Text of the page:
January 13, 2017 at 14:17 #5198
(This post has been edited by a moderator due to irrelevant personal references)
- Who will benefit from “the ‘unlock each time’ security feature”?
- Give me an example of why somebody wouldn’t or “cant for some reason use a screen saver password”
- If the answer is that it’s not their computer then AxCrypt won’t provide any protection anyway.
- What the benefit of the ‘unlock each time’ feature would be for users who “savvy enough to understand the limitations and extent”?
- If somebody truly understands the limitations and extent they’ll realise that requiring ‘unlock each time’ will not give them any extra security.
- Why is a “screen saver with password alone is not sufficient to prevent somebody with physical access to your hard drive from operating on or taking the data on your drive.”
- How could you bypass the screensaver without AxCrypt destroying your encryption keys from memory? Restarting your computer (which is the only way to bypass the Windows lock screen or screensaver on any version of Windows) will result in the password being required by AxCrypt.
- The security measures “above are not activated by default in a number of operating systems”.
- So what? AxCrypt has built-in protection against this. Once the screensaver is deactivated AxCrypt will require the password. You don’t need full disk encryption, device locking etc. to benefit from AxCrypt’s protection.
- How can “someone with physical access to their drives can potentially operate on their data” considering the protections AxCrypt put in place?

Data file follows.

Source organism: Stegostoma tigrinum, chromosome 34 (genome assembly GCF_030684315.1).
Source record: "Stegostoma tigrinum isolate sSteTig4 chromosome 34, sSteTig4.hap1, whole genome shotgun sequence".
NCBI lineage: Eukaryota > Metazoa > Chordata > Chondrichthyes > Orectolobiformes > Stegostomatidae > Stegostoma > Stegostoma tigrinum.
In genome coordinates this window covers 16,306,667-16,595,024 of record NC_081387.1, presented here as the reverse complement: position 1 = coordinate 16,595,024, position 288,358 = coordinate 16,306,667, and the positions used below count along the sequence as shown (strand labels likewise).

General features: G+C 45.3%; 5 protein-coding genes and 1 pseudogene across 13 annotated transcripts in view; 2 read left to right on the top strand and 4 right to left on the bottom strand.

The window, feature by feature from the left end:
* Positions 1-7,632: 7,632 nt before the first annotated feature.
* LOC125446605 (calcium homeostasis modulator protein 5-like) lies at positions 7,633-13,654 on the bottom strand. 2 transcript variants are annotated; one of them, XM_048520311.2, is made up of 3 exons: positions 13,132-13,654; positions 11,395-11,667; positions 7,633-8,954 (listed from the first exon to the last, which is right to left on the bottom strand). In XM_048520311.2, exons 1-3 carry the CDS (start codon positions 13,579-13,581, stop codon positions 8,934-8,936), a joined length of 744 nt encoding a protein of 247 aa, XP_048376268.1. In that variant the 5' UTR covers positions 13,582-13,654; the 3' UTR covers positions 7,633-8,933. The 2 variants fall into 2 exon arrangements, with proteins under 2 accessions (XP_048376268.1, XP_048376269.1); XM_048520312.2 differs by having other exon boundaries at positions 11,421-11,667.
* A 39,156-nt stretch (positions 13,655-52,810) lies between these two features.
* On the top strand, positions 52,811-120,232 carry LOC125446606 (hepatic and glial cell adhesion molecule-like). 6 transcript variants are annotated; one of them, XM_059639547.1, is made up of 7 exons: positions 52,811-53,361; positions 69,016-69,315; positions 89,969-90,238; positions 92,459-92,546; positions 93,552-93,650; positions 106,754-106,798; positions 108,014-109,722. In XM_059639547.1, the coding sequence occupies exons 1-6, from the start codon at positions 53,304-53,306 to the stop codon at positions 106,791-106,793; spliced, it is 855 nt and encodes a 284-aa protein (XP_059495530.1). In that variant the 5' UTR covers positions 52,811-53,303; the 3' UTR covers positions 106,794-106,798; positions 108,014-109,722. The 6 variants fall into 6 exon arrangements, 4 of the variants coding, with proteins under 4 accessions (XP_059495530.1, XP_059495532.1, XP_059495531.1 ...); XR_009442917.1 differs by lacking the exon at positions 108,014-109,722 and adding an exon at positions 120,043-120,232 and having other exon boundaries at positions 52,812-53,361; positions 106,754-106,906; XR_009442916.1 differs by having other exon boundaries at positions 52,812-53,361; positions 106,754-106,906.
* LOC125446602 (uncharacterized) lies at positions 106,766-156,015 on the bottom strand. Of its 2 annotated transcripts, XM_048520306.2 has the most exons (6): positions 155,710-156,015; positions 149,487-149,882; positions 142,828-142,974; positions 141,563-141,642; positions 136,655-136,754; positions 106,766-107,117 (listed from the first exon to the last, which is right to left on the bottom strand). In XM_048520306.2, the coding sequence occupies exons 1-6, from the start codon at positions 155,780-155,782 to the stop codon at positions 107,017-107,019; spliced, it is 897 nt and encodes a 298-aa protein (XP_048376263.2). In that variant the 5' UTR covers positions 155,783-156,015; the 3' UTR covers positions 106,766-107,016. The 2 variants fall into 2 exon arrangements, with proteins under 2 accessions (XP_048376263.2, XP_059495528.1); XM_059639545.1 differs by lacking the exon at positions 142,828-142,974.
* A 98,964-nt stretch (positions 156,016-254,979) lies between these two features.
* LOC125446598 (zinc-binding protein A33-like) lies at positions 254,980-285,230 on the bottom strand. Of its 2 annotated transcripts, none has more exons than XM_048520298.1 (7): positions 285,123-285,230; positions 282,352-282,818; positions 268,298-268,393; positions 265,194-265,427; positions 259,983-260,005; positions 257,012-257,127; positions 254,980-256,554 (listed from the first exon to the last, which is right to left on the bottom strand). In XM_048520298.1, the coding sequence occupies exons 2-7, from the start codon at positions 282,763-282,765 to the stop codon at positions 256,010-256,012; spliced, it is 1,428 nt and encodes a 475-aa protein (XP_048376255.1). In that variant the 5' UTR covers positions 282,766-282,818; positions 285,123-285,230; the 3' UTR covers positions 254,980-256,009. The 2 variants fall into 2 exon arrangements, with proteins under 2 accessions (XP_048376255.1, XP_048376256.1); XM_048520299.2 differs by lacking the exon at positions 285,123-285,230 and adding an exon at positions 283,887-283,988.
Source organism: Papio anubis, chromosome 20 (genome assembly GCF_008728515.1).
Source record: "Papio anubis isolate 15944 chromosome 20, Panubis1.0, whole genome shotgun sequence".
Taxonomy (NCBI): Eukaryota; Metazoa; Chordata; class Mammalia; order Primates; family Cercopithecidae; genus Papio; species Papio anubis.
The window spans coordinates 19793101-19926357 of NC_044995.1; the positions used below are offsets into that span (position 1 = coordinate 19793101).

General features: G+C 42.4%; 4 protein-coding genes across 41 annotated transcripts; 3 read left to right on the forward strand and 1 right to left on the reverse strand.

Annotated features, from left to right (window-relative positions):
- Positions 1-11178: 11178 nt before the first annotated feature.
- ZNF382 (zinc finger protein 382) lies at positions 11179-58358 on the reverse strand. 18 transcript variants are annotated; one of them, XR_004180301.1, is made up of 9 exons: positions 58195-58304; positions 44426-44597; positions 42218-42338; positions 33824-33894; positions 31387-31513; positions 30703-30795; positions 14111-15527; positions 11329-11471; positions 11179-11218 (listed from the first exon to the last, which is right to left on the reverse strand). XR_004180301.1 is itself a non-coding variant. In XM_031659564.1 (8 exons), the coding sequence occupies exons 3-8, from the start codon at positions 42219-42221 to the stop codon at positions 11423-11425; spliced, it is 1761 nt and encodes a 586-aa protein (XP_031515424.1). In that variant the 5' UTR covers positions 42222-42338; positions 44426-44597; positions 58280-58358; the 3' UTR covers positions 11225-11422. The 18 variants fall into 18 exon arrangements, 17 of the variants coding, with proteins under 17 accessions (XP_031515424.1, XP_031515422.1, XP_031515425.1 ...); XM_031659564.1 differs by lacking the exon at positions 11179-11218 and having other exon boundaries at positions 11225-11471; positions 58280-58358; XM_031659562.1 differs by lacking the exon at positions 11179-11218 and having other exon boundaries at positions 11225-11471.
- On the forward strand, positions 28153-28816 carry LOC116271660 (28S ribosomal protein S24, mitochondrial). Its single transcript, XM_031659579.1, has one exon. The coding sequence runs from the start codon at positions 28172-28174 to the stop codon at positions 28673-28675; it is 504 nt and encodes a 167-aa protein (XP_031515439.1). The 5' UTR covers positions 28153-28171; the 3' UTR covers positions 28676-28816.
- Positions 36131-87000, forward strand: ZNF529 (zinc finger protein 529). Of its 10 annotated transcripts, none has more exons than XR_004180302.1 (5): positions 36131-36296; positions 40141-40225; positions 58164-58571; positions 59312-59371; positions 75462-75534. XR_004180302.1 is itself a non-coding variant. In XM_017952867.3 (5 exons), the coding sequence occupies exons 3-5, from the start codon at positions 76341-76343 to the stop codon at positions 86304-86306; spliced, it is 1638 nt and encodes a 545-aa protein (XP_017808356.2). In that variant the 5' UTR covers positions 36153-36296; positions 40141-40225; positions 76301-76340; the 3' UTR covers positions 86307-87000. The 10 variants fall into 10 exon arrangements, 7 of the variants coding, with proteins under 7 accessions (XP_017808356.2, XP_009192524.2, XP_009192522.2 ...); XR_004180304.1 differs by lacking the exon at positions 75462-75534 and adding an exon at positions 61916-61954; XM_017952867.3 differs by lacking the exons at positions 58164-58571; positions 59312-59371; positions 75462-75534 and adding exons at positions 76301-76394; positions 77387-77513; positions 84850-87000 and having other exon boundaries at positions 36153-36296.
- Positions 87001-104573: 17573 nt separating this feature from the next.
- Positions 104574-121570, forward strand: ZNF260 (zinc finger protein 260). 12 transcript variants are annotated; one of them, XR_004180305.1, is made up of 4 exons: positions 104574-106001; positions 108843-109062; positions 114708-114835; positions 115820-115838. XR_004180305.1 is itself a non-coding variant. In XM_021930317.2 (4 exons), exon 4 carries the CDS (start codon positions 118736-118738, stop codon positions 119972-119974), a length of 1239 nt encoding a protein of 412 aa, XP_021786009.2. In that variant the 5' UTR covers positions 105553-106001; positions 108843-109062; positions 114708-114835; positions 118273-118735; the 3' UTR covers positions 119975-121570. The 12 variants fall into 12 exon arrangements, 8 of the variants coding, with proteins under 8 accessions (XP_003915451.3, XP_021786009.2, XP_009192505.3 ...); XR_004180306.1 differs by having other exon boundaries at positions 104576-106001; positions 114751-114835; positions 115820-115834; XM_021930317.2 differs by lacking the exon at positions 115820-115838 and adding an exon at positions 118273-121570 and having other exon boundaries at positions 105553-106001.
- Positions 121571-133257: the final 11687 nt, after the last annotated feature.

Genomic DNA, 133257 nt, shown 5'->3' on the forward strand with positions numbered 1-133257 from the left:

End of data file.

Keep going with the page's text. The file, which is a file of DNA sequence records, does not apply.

(Edited) Please give a credible scenario and examples of how it can be bypassed.
(Edited) Referring to Svante’s article previously quoted, what parts are debatable?
January 13, 2017 at 15:01 #5201
- This reply was modified 2 years, 7 months ago by Svante. Reason: Irrelevant personal references
Sorry guys! I really like the discussion, but not the implied/expressed personal stuff, so I did some insenstive hacking to the posts removing and editing some parts.
I think your posts still contain the same information and opinions, just with focus on the subject matter.
I can’t keep doing this though, so if it keeps getting out of hand again, I’ll have to shut it down.
I’m trying to be impartial three ways here, but if you think I can handle this situation better – please drop me an email via email@example.com . Just refer to me, and it’ll get to me. Don’t post meta discussions about this discussion here.January 26, 2017 at 00:16 #5298
I do not want to be repetitive but I would like the auto sign out feature back. I read through all the reasons here and I still feel that this features is important. I feel safer when I know that if for some reason someone is using my computer (sometimes I want to borrow it for a presentation, etc.) they can not have access to my information.
So add me to the people that is requesting this featureJanuary 26, 2017 at 12:36 #5308
Thank you for your input. It’s on the to-do list.February 8, 2017 at 20:52 #5451
Dale, I did not see this before now, but it looks a little dangerous… Looks like it’ll kill AxCrypt. Since you refer to ‘autohotkey’ of which I know nothing, but from the name it seems it could send keystrokes. Can’t you write a similar script that just signs the user out instead of killing the process?June 21, 2017 at 01:13 #7050
Hey everyone, I just installed version 2 of AxCrypt on my desktop (as part of getting the mobile version) and like the others here, am VERY disappointed that it no longer requires a password to view or decrypt each file individually. Having found this thread and read all the posts, I completely agree with Peter, Dale and Roque. Any use of encryption is better than none, and if we wish to use this product in the manner implemented so beautifully in version 1, we should have that option. I really hope you can add that feature soon, since I’m positive we’re not the only four on this planet who feel this way. Thanks!June 21, 2017 at 08:49 #7051